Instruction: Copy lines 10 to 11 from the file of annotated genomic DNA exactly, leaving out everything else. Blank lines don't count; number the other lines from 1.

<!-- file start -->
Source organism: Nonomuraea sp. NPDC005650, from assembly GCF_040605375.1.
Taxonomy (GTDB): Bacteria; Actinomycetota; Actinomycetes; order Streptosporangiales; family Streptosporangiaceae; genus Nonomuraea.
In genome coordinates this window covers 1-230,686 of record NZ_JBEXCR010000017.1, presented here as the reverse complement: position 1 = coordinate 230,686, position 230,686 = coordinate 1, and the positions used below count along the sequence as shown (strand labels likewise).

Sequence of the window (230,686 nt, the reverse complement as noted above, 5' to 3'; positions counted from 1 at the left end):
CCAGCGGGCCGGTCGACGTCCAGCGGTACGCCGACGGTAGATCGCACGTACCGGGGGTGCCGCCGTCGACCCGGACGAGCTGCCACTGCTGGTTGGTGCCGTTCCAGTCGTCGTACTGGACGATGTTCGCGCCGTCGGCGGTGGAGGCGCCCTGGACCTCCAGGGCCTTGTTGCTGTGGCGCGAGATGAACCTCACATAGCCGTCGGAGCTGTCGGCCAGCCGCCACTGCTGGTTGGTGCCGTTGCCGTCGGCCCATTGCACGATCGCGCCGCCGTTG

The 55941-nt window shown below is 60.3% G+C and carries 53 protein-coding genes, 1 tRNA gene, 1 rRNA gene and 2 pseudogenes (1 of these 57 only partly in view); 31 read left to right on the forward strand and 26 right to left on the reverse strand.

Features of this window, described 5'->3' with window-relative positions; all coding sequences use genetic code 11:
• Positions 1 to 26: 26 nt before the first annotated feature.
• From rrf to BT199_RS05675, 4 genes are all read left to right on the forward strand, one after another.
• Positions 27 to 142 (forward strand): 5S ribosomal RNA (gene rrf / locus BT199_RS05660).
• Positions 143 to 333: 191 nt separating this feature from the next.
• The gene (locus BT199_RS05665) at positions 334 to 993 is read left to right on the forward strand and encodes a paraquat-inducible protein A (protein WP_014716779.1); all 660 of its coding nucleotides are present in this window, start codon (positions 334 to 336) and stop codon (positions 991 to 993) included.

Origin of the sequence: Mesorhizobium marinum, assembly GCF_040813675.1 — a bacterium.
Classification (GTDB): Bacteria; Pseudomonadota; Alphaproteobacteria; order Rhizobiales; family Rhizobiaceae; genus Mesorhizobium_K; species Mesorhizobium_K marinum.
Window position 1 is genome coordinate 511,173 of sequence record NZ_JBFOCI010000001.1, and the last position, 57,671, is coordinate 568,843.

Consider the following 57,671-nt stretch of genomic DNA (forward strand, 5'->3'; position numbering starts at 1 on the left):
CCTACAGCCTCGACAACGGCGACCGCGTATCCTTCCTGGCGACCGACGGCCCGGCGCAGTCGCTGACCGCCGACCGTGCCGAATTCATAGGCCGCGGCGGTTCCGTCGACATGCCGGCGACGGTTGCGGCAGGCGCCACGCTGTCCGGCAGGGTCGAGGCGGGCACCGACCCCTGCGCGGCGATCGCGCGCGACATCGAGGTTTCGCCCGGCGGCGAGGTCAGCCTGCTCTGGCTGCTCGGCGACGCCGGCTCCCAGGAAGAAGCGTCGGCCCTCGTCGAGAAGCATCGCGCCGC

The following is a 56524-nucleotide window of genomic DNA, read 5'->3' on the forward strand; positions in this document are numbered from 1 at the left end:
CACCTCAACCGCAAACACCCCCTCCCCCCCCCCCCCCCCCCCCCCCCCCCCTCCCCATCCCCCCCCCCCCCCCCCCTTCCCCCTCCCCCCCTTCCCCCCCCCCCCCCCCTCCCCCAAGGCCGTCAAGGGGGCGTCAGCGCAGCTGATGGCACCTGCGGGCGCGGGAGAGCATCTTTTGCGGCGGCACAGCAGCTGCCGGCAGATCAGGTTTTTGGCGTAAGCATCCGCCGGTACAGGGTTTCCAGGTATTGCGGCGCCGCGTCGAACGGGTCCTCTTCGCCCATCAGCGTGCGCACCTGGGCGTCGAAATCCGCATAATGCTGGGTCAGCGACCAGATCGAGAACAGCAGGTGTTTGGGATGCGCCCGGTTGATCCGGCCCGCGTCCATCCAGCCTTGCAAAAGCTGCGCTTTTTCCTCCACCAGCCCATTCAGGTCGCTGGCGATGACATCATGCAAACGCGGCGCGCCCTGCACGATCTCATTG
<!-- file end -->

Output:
• Positions 27 to 142 (forward strand): 5S ribosomal RNA (gene rrf / locus BT199_RS05660).
• Positions 143 to 333: 191 nt separating this feature from the next.